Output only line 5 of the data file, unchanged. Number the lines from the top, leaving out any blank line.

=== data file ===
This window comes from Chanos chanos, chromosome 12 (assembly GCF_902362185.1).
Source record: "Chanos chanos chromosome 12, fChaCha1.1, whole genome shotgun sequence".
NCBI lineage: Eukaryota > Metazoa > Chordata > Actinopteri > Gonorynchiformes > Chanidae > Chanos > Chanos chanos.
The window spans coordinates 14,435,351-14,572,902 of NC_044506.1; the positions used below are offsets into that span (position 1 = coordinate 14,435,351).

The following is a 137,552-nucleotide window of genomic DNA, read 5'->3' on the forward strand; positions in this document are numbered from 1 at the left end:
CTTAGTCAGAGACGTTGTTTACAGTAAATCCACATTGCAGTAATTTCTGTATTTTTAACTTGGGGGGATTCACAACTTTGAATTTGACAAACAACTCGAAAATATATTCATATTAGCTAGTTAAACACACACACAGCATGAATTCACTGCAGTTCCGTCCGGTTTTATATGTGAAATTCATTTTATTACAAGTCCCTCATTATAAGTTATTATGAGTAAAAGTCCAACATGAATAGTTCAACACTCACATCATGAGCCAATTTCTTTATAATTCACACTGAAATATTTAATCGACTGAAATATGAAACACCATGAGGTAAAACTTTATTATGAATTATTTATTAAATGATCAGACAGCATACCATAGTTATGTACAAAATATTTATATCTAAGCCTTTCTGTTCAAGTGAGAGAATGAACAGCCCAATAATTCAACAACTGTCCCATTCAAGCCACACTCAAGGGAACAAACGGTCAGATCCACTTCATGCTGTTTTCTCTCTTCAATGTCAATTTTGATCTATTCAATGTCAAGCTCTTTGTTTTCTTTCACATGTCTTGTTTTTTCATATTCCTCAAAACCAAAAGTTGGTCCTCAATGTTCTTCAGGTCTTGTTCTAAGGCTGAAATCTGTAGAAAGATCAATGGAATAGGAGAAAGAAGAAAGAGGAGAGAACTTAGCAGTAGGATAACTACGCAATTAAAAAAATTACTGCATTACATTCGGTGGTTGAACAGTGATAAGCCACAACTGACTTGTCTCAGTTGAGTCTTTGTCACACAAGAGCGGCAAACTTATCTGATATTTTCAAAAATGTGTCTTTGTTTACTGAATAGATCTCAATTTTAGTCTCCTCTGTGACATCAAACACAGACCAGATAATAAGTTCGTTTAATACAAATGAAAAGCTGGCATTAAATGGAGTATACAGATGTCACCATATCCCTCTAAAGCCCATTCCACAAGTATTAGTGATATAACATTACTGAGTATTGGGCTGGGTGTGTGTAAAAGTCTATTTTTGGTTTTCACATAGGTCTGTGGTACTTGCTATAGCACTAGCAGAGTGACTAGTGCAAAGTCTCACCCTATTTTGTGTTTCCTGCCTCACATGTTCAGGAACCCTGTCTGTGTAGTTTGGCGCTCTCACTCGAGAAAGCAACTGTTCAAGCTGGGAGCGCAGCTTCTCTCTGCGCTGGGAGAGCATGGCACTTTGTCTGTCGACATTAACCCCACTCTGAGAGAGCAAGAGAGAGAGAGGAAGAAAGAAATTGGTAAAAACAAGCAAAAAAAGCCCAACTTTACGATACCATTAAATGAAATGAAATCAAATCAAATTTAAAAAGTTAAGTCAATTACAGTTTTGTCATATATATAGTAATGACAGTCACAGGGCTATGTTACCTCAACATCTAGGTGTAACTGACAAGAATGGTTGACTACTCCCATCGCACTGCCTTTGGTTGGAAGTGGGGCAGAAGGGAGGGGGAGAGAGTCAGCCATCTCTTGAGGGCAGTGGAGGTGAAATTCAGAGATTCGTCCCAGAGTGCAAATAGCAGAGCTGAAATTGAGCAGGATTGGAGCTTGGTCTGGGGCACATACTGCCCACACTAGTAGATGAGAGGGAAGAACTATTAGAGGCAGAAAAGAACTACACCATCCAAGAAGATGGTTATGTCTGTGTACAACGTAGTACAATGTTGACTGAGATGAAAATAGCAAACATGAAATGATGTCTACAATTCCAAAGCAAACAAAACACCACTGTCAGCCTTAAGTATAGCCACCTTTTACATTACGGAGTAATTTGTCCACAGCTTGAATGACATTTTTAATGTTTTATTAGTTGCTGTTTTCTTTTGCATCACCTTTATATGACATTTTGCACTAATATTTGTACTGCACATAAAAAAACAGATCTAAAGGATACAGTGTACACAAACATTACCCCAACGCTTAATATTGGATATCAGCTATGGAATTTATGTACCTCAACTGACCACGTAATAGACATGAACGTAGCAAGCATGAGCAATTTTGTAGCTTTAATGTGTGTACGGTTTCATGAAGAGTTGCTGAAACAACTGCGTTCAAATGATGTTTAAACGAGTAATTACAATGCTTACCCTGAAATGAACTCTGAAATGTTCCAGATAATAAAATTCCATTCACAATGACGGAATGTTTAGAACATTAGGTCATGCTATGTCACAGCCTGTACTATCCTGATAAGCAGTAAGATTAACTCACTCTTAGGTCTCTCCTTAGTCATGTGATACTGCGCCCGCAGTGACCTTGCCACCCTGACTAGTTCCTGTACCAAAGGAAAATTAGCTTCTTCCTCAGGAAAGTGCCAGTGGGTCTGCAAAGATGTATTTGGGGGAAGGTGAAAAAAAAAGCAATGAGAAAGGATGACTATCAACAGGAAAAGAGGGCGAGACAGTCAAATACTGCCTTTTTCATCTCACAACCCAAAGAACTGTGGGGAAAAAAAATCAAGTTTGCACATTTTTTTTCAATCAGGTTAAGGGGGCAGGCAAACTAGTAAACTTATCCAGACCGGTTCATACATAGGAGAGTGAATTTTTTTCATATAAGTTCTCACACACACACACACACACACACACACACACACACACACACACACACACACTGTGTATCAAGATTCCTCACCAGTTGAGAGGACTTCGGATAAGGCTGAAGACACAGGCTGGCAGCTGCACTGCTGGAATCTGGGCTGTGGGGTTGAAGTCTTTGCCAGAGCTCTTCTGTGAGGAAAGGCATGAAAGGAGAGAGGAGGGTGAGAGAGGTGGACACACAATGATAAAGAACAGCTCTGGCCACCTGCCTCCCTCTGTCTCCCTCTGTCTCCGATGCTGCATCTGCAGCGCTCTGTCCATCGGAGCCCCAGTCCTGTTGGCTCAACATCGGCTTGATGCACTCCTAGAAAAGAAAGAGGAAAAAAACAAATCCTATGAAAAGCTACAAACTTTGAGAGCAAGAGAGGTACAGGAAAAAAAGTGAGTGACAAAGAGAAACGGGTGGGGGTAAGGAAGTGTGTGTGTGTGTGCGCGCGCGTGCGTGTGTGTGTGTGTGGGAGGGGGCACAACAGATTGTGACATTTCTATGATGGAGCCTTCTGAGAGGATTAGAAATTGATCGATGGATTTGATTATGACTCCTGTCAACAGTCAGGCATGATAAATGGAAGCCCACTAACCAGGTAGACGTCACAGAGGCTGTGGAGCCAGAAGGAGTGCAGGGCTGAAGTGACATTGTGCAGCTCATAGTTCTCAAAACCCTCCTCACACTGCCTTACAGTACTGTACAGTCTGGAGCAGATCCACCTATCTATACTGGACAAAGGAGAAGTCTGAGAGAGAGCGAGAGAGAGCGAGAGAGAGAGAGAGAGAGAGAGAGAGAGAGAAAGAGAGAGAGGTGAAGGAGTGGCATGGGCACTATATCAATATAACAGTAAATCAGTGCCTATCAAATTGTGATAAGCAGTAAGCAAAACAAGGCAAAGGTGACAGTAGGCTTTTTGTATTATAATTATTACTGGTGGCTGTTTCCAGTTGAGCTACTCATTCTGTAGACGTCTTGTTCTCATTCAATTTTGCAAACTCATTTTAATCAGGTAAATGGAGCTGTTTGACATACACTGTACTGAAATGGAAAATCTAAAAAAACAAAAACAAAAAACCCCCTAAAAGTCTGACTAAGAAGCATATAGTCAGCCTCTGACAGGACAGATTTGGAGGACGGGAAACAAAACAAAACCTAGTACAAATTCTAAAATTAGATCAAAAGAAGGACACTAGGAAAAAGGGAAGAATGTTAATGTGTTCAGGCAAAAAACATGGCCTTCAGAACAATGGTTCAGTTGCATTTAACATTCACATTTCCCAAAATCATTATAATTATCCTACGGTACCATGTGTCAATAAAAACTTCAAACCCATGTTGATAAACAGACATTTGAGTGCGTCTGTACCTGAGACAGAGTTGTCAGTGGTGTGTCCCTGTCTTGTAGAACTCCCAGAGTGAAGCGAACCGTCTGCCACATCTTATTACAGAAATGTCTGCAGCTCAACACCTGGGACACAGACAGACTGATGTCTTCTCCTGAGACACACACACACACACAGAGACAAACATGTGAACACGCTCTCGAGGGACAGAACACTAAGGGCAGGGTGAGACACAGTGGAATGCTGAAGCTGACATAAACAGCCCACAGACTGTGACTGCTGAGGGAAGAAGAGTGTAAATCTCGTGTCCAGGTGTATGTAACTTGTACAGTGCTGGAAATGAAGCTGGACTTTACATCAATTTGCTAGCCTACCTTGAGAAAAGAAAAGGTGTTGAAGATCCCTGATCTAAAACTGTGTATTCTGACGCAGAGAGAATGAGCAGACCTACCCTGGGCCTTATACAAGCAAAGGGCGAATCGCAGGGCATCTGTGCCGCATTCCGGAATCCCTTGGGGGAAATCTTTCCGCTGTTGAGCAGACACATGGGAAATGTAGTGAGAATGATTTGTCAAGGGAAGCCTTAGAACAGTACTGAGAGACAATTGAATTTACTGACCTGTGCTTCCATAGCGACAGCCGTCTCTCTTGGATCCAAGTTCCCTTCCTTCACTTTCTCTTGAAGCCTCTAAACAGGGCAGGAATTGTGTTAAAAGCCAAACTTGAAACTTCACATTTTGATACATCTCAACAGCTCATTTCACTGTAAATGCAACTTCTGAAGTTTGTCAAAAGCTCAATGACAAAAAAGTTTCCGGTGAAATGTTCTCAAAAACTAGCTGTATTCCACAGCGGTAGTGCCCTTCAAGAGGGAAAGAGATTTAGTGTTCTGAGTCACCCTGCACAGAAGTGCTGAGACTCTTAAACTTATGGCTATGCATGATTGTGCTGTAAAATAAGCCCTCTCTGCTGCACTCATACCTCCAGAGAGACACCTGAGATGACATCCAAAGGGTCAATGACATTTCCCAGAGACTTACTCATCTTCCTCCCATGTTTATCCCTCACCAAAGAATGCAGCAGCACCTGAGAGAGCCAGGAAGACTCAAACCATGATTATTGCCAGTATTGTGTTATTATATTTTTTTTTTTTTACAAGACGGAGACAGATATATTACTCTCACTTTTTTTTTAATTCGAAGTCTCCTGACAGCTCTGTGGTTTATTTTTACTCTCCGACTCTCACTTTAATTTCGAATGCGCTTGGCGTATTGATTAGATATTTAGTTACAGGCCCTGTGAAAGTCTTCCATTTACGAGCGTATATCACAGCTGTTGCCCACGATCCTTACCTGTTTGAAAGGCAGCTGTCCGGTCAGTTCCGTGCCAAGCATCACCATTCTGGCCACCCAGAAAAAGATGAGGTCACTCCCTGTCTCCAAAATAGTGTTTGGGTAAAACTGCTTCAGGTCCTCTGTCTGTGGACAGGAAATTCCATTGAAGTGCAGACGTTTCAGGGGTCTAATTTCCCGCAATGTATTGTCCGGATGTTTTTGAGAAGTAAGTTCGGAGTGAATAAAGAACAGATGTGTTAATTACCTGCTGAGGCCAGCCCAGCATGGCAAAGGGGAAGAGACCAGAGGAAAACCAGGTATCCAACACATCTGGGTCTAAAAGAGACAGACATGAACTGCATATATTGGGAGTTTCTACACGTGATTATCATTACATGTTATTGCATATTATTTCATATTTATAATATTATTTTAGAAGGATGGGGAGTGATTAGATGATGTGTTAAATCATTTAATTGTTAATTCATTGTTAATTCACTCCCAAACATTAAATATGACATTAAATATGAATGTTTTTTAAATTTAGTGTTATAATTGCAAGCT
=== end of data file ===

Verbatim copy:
The following is a 137,552-nucleotide window of genomic DNA, read 5'->3' on the forward strand; positions in this document are numbered from 1 at the left end: